By November 2016 I had sold or donated about 85% of the contents of my Ohio home. The rest fit in 1/6 of a moving van! In December 2016, my daughter and her partner helped me drive from Ohio to Naples to begin the settling-in process.
Getting healthcare (and staying well) has become a lot easier. I go to chair yoga classes and weight training classes. I walk all around our campus and use a stationary bike at the gym. The community’s concierge medical program has a geriatric physician on-campus who gives checkups when I need them. If needed, he also refers me to specialists. Best of all, the retina specialist who administers my critical monthly eye injections is a five-minute drive away – and transportation is provided.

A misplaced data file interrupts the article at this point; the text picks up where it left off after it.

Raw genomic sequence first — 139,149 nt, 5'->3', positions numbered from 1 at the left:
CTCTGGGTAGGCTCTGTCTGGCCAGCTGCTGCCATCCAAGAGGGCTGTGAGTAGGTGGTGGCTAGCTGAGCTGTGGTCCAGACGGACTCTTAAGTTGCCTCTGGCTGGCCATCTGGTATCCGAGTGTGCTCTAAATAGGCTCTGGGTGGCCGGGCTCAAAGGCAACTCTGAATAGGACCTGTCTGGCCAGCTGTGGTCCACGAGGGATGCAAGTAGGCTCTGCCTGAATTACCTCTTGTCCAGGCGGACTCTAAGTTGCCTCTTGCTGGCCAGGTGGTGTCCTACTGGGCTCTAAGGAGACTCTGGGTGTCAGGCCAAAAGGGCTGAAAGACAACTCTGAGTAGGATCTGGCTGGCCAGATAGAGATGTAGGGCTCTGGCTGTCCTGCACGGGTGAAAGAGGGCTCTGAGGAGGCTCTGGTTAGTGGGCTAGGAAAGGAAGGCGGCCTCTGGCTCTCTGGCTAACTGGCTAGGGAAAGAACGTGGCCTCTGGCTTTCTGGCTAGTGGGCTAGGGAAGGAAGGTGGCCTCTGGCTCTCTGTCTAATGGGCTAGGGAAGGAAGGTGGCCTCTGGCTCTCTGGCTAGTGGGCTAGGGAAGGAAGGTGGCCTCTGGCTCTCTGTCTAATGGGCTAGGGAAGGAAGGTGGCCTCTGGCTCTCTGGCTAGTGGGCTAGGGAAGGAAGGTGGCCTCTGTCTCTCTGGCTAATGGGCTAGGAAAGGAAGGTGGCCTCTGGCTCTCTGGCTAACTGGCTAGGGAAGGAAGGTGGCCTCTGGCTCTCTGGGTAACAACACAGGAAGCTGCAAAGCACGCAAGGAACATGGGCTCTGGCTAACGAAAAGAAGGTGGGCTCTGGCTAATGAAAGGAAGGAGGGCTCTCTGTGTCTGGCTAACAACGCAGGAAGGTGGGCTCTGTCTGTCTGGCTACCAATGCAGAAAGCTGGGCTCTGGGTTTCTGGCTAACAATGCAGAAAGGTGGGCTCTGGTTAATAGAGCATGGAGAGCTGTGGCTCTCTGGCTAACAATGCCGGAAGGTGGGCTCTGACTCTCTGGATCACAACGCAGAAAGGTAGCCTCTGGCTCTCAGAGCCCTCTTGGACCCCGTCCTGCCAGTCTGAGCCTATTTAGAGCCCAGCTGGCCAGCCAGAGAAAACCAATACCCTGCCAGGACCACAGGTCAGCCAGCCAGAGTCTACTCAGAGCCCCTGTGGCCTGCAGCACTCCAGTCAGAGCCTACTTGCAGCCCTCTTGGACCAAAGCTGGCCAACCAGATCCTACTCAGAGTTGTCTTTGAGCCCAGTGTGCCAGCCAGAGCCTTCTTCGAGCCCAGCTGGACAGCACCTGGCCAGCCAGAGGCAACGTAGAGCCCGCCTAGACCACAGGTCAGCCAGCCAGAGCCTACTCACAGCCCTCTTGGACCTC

I’m more social and active in my new community than I’ve been in many years. I also call and text my children often. When Florida’s summer heat gets too oppressive, I can visit them the north. And yes, they will escape their cold weather by visiting me!
To those who say, “But I don’t need to think about how I’ll live when I’m old, I’m still relatively young!”, I would respond “The time to plan and make decisions is before you lose the ability to do so.”
I’m grateful that my children encouraged my journey to a new place (and life) that meets my needs now…and as I continue to age. And I’m grateful that I was financially able to choose an option that guarantees quality care for the rest of my life, come what may.
The choice to move to a CCRC was mine – and I’m proud and satisfied that I made it when I did.